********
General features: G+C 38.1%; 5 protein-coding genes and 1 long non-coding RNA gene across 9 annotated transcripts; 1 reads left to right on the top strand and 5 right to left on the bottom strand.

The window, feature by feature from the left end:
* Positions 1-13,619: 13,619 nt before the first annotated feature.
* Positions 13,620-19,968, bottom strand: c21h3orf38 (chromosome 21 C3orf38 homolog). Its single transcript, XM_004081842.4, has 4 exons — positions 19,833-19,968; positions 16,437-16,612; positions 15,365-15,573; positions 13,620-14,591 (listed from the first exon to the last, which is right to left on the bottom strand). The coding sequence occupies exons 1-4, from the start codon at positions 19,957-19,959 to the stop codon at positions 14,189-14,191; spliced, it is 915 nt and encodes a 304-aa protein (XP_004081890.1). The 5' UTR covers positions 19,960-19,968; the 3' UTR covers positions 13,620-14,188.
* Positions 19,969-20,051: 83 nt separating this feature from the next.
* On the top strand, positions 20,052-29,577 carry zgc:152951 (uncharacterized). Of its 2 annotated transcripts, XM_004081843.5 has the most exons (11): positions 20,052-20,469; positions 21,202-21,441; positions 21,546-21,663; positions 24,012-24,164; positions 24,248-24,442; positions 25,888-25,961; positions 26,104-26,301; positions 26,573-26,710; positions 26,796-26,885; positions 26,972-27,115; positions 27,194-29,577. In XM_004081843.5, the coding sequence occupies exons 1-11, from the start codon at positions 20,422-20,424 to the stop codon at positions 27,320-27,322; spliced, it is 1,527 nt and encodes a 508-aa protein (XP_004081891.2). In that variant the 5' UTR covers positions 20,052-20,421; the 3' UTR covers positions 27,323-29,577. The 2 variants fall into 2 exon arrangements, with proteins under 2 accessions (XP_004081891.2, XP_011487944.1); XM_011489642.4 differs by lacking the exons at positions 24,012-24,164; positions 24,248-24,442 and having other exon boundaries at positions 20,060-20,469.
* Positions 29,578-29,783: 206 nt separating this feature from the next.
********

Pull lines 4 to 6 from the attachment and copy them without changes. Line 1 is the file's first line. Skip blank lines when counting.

* Positions 13,620-19,968, bottom strand: c21h3orf38 (chromosome 21 C3orf38 homolog). Its single transcript, XM_004081842.4, has 4 exons — positions 19,833-19,968; positions 16,437-16,612; positions 15,365-15,573; positions 13,620-14,591 (listed from the first exon to the last, which is right to left on the bottom strand). The coding sequence occupies exons 1-4, from the start codon at positions 19,957-19,959 to the stop codon at positions 14,189-14,191; spliced, it is 915 nt and encodes a 304-aa protein (XP_004081890.1). The 5' UTR covers positions 19,960-19,968; the 3' UTR covers positions 13,620-14,188.
* Positions 19,969-20,051: 83 nt separating this feature from the next.
* On the top strand, positions 20,052-29,577 carry zgc:152951 (uncharacterized). Of its 2 annotated transcripts, XM_004081843.5 has the most exons (11): positions 20,052-20,469; positions 21,202-21,441; positions 21,546-21,663; positions 24,012-24,164; positions 24,248-24,442; positions 25,888-25,961; positions 26,104-26,301; positions 26,573-26,710; positions 26,796-26,885; positions 26,972-27,115; positions 27,194-29,577. In XM_004081843.5, the coding sequence occupies exons 1-11, from the start codon at positions 20,422-20,424 to the stop codon at positions 27,320-27,322; spliced, it is 1,527 nt and encodes a 508-aa protein (XP_004081891.2). In that variant the 5' UTR covers positions 20,052-20,421; the 3' UTR covers positions 27,323-29,577. The 2 variants fall into 2 exon arrangements, with proteins under 2 accessions (XP_004081891.2, XP_011487944.1); XM_011489642.4 differs by lacking the exons at positions 24,012-24,164; positions 24,248-24,442 and having other exon boundaries at positions 20,060-20,469.